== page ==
Overcoming barriers to participation
Before signing up to become a Crunch&Sip Classroom or School, school staff must ensure that strategies are developed to provide fruit, vegetables and/or water bottles for students who do not have access.
Ensuring all students can participate
Some students may not have access to fruit and vegetables each day, particularly in lower socio-economic areas. Before signing up to the Crunch&Sip program, schools must identify strategies to provide fruit or vegetables to students that are unable to bring these from home. Strategies should be relevant to the local situation and meet the specific needs of the school community. Some ideas other schools have used include:
- Ask local growers or stores for sponsorship. Read about how Comet Bay Primary School partnered with their local Woolworths store here.
- Provide vegetables and fruit at cost price to disadvantaged students through the school canteen
- Employ the same strategy used for children who forget their lunch money i.e. students can order vegetables or fruit and parents reimburse the canteen
- Allocate school budget or school committee (e.g. P&C/P&F) funds to the purchasing of fruit and vegetables
- Grow your own. Plant fruit trees or vegetable gardens on school property to provide an ongoing supply
- Liaise with local Aboriginal student support organisations to assist Aboriginal students
- Contact Foodbank WA to access fruit and vegetables through the School Breakfast Program. Go to www.healthyfoodforall.com.au for more information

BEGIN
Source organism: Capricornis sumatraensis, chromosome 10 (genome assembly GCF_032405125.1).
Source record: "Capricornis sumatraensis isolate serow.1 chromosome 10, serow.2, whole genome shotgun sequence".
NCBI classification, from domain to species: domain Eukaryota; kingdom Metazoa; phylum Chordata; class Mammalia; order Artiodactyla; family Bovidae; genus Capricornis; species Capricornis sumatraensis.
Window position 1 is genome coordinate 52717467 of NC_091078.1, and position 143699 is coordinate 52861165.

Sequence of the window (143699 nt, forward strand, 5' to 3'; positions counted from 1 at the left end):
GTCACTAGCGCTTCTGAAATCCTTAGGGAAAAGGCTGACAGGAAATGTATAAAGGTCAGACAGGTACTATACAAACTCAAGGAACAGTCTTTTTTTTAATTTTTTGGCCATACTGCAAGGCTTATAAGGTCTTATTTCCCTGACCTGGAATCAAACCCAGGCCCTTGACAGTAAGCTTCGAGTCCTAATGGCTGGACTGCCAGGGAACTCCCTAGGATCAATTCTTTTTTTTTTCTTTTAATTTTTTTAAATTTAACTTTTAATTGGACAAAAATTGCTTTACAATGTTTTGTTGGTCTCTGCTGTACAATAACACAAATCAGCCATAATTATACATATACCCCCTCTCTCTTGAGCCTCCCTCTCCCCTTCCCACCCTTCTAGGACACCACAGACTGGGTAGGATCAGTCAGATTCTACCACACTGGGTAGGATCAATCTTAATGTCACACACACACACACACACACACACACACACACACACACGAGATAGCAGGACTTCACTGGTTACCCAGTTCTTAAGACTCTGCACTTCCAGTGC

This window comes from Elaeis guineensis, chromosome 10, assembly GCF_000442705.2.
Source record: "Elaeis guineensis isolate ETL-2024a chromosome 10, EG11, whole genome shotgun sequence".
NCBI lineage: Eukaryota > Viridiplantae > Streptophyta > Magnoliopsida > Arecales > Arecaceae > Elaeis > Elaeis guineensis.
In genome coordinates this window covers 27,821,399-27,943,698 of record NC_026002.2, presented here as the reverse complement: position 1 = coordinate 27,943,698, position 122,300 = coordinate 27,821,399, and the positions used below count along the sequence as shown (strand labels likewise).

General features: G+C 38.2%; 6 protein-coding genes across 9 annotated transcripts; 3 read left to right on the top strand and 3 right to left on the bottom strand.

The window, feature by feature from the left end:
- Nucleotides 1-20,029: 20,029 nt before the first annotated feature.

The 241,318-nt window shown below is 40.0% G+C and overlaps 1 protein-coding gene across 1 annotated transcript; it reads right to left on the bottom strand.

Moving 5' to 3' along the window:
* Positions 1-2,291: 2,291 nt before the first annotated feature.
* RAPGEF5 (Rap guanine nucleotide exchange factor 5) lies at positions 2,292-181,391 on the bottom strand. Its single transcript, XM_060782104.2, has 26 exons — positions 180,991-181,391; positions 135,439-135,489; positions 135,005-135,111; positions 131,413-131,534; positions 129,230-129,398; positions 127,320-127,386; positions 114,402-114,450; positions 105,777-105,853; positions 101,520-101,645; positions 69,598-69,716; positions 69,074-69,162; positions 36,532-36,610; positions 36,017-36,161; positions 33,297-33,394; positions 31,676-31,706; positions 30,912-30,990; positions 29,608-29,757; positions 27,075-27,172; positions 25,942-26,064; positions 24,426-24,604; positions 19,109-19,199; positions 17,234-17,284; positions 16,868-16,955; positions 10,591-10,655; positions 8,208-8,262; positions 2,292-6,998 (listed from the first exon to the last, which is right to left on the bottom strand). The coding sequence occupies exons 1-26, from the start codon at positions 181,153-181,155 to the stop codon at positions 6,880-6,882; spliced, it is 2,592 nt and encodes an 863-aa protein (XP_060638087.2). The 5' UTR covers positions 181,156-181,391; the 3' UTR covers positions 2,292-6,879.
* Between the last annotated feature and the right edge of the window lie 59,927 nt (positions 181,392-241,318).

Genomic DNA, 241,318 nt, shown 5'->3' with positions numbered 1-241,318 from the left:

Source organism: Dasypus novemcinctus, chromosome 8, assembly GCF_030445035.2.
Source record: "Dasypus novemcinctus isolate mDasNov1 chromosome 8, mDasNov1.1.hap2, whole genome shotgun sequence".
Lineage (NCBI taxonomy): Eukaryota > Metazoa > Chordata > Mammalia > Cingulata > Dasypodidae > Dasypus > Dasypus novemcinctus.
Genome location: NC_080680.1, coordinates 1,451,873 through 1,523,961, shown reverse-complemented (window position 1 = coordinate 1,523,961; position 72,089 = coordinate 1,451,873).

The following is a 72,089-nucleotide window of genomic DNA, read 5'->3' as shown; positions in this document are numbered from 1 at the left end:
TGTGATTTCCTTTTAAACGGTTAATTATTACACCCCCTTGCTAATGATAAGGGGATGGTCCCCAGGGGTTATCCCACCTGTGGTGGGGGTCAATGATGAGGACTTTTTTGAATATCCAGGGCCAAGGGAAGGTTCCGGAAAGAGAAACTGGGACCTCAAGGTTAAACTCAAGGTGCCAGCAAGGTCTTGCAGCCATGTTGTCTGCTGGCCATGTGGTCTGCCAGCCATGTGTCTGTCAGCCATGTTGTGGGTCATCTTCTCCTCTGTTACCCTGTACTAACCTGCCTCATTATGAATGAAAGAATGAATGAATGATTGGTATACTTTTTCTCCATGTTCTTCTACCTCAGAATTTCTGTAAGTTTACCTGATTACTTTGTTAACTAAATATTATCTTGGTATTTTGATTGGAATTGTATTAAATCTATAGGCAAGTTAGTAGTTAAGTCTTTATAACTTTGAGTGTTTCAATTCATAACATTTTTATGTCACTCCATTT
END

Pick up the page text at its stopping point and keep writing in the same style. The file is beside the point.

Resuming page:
- Let students and parents know that water bottles can be any clean, clear bottle (e.g. an empty juice, water or cordial bottle).
If you feel that the cost of purchasing water bottles to participate in Crunch&Sip would be prohibitive for parents, please get in contact with us at email@example.com. For schools who meet certain eligibility criteria, we may be able to provide assistance with the cost of purchasing water bottles for students.
Encouraging students who are reluctant to get involved
- Be a role model. Children are more likely to try fruit and vegetables if they see adults eating them
- Create excitement and enthusiasm during the Crunch&Sip break time
- Hold special Crunch&Sip events. For example, provide students with pieces of different fruit and vegetables to make an edible sculpture
- Include gardening or cooking lessons to encourage a positive attitude towards fruit and vegetables